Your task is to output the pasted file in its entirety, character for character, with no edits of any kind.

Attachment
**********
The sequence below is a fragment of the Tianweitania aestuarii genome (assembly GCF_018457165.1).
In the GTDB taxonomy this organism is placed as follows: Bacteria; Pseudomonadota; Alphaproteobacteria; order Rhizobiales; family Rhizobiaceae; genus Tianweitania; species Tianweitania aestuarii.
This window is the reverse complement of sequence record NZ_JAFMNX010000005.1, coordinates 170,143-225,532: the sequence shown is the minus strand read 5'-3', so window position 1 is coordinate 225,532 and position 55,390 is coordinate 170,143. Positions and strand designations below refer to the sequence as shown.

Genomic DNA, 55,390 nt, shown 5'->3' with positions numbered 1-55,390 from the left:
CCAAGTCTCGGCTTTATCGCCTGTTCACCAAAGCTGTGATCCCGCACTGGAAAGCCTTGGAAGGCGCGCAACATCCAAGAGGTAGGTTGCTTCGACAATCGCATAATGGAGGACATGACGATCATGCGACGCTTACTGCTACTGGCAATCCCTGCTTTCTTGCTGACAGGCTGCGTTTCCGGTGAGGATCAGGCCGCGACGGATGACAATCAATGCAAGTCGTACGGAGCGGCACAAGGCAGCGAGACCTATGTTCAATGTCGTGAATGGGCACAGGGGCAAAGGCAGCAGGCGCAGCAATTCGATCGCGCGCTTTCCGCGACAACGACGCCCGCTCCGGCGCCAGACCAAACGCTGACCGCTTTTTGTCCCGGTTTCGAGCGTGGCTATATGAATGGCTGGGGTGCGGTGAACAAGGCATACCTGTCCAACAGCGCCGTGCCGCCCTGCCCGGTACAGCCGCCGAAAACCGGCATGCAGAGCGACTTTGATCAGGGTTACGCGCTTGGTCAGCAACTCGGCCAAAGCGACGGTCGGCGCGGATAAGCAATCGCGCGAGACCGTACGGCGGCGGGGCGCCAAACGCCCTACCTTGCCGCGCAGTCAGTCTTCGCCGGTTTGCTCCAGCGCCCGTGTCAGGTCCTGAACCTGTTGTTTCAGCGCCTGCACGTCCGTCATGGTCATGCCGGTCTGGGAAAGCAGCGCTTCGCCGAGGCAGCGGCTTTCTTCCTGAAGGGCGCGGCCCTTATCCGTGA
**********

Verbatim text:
The sequence below is a fragment of the Tianweitania aestuarii genome (assembly GCF_018457165.1).
In the GTDB taxonomy this organism is placed as follows: Bacteria; Pseudomonadota; Alphaproteobacteria; order Rhizobiales; family Rhizobiaceae; genus Tianweitania; species Tianweitania aestuarii.
This window is the reverse complement of sequence record NZ_JAFMNX010000005.1, coordinates 170,143-225,532: the sequence shown is the minus strand read 5'-3', so window position 1 is coordinate 225,532 and position 55,390 is coordinate 170,143. Positions and strand designations below refer to the sequence as shown.

Genomic DNA, 55,390 nt, shown 5'->3' with positions numbered 1-55,390 from the left:
CCAAGTCTCGGCTTTATCGCCTGTTCACCAAAGCTGTGATCCCGCACTGGAAAGCCTTGGAAGGCGCGCAACATCCAAGAGGTAGGTTGCTTCGACAATCGCATAATGGAGGACATGACGATCATGCGACGCTTACTGCTACTGGCAATCCCTGCTTTCTTGCTGACAGGCTGCGTTTCCGGTGAGGATCAGGCCGCGACGGATGACAATCAATGCAAGTCGTACGGAGCGGCACAAGGCAGCGAGACCTATGTTCAATGTCGTGAATGGGCACAGGGGCAAAGGCAGCAGGCGCAGCAATTCGATCGCGCGCTTTCCGCGACAACGACGCCCGCTCCGGCGCCAGACCAAACGCTGACCGCTTTTTGTCCCGGTTTCGAGCGTGGCTATATGAATGGCTGGGGTGCGGTGAACAAGGCATACCTGTCCAACAGCGCCGTGCCGCCCTGCCCGGTACAGCCGCCGAAAACCGGCATGCAGAGCGACTTTGATCAGGGTTACGCGCTTGGTCAGCAACTCGGCCAAAGCGACGGTCGGCGCGGATAAGCAATCGCGCGAGACCGTACGGCGGCGGGGCGCCAAACGCCCTACCTTGCCGCGCAGTCAGTCTTCGCCGGTTTGCTCCAGCGCCCGTGTCAGGTCCTGAACCTGTTGTTTCAGCGCCTGCACGTCCGTCATGGTCATGCCGGTCTGGGAAAGCAGCGCTTCGCCGAGGCAGCGGCTTTCTTCCTGAAGGGCGCGGCCCTTATCCGTGA